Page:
Melanoma CDC/ Carl Washington, M.D., Emory Univ. School of Medicine; Mona Saraiya, MD, MPH

IMPRES Score Predicts Melanoma Response to Immunotherapy Interview with:

Melanoma CDC/ Carl Washington, M.D., Emory Univ. School of Medicine; Mona Saraiya, MD, MPH

This image depicts the gross appearance of a cutaneous pigmented lesion, which had been diagnosed as superficial spreading malignant melanoma (SSMM).  Reminder: Melanoma can take many forms. Not all look like this. Have your skin examined for skin cancer.

Dr. Noam Auslander PhD
National Cancer institute and the Center for Bioinformatics and Computational Biology University of Maryland, College Park What is the background for this study?

Response: Immunotherapy – specifically immune checkpoint blockage (ICB) therapy – has been shown to be very effective in treating melanoma. However, only some patients with advanced tumors currently benefit from ICB therapies, while others are completely resistant and hence can be spared from the associated side effects and costs. Hence, predicting which patients are most likely to respond is an important challenge that can have great clinical benefits. What are the main findings? 

Response: In this study, we developed an immuno-predictive score, (called IMPRES), to help predict ICB response in melanoma. We found that IMPRES robustly predicts the response to immune checkpoint blockage therapy for almost 300 melanoma samples, from pre and early on treatments samples, treated with different therapies (both anti PD-1 and anti CTLA-4). IMPRES, is a simple score counting immune relations (such as A>B) between 15 pairs of genes, encoding immune inhibitory and activators molecules. The list of relations was composed to predict tumor spontaneous regression in neuroblastoma, since we hypothesized that the immune mechanism underlining spontaneous regression are similar to those underlining the response to immune checkpoint blockage therapy. What should readers take away from your report?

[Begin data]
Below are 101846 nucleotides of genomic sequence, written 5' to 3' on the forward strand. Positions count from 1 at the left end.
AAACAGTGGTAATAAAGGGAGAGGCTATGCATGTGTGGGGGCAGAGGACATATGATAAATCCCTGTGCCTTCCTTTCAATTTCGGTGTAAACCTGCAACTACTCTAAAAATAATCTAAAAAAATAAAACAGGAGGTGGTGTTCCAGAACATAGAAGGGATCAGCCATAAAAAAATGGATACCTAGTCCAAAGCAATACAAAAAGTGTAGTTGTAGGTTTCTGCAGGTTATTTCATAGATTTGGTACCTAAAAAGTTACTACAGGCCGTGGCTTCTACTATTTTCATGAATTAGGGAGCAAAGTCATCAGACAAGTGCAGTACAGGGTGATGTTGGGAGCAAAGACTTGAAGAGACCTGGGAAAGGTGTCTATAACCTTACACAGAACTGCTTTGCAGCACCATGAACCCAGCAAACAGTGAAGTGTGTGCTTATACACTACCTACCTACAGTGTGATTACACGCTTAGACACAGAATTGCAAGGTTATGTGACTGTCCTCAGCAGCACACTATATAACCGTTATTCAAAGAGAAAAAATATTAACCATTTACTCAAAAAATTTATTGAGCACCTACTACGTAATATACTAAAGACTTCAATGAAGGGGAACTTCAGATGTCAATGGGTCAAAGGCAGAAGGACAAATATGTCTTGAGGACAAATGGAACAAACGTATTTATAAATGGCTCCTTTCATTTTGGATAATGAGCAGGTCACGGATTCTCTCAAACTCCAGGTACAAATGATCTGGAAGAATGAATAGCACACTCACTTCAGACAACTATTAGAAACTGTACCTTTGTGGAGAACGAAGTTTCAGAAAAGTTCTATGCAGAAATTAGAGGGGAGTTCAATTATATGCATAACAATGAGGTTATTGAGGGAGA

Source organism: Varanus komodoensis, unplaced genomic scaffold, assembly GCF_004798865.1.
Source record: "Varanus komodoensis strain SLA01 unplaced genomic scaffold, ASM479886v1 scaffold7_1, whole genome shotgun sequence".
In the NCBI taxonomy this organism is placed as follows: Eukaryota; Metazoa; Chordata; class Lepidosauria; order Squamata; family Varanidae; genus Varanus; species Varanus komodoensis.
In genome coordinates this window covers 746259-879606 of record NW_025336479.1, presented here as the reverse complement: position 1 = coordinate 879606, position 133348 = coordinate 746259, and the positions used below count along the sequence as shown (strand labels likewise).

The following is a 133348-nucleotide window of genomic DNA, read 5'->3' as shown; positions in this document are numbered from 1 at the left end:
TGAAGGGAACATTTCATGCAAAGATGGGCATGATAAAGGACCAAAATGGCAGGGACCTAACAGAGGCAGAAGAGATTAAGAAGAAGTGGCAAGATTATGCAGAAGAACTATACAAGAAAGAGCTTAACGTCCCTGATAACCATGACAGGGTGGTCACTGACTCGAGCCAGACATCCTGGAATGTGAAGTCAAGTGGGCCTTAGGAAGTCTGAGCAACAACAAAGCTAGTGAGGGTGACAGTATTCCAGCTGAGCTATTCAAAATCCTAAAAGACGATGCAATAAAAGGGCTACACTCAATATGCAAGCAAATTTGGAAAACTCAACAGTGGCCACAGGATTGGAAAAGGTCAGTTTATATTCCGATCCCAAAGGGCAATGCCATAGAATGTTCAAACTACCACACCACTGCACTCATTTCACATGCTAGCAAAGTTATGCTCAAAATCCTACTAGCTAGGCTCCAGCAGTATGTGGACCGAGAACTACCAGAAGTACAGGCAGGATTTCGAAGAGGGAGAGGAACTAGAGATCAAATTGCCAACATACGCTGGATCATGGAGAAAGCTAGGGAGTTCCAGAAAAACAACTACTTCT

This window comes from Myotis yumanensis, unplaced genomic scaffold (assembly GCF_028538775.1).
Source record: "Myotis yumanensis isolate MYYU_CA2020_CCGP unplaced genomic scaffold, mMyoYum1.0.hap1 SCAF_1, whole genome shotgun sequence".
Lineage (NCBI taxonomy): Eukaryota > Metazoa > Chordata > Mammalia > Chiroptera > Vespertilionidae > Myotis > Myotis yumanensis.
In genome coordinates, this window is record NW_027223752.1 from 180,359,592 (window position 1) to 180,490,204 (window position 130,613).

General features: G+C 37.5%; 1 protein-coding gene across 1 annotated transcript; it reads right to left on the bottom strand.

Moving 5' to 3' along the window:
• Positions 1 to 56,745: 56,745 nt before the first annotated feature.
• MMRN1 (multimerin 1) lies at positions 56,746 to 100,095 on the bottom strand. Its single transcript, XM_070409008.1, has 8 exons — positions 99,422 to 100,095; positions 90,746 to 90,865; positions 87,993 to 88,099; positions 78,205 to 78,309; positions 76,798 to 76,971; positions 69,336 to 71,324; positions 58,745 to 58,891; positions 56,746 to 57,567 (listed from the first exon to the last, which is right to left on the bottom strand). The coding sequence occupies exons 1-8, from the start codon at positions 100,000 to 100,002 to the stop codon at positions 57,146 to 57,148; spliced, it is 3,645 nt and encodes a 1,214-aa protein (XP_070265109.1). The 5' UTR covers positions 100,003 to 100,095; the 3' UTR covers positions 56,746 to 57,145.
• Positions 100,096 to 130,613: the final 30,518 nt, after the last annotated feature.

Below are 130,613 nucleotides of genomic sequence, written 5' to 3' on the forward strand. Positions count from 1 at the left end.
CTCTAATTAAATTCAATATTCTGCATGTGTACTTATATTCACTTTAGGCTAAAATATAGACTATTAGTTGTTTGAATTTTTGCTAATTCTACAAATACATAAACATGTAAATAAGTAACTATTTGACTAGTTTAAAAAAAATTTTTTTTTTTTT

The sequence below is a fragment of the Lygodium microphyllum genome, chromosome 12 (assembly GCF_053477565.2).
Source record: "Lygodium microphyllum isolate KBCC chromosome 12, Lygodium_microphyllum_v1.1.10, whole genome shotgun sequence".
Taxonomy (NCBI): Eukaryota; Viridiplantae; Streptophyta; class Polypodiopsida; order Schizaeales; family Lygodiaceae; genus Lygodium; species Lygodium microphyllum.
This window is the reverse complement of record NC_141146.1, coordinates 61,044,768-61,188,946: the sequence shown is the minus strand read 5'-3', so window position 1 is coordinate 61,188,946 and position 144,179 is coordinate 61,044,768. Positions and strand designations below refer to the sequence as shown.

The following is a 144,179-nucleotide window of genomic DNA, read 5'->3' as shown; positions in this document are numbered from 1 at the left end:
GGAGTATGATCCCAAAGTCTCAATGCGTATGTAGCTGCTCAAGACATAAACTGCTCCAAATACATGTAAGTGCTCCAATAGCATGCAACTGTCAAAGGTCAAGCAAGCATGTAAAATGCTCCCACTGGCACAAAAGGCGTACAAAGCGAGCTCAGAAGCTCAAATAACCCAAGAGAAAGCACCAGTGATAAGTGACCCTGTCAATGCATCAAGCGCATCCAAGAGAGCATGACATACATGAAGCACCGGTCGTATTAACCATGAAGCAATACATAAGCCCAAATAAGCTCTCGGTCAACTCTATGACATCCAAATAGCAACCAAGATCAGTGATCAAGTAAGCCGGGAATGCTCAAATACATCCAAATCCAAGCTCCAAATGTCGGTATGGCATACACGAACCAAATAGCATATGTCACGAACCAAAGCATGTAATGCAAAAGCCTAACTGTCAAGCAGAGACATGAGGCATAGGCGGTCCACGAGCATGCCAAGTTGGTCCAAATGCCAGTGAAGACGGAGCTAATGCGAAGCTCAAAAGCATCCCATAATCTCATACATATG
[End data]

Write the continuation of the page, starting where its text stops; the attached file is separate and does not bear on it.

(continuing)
Response: IMPRES outperforms existing predictors for all treatment groups and captures almost all true responders while misclassifying less than half of the nonresponders. IMPRES shows potential for clinical utility, and now must be further tested in a clinical trial. If further proven for its clinical utility, IMPRES may help to identify patients that are unlikely to respond to immune checkpoint blockage therapy and spare them from the associated adverse effects and costs. Additionally, it may potentially assist in clinical decision making such as deciding which patients should be treated with combination of drugs and which are likely to respond to a single drug, from their IMPRES scores. What recommendations do you have for future research as a result of this work? 

Response: First, we find that the binary relations used as features for IMPRES are more robust than single genes used individually. It may be beneficial to consider this data representation in future studies when investigating the immune response. Second, this study points to some immune-mediated similarities between melanoma and neuroblastoma, which may be implying on the potential utility of immune checkpoint blockage therapy in neuroblastoma in the future.  

Disclosures: No disclosures.  


Noam Auslander, Gao Zhang, Joo Sang Lee, Dennie T. Frederick, Benchun Miao, Tabea Moll, Tian Tian, Zhi Wei, Sanna Madan, Ryan J. Sullivan, Genevieve Boland, Keith Flaherty, Meenhard Herlyn, Eytan Ruppin. Robust prediction of response to immune checkpoint blockade therapy in metastatic melanoma. Nature Medicine, 2018; DOI: 10.1038/s41591-018-0157-9 

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Sep 12, 2018 @ 12:55 pm

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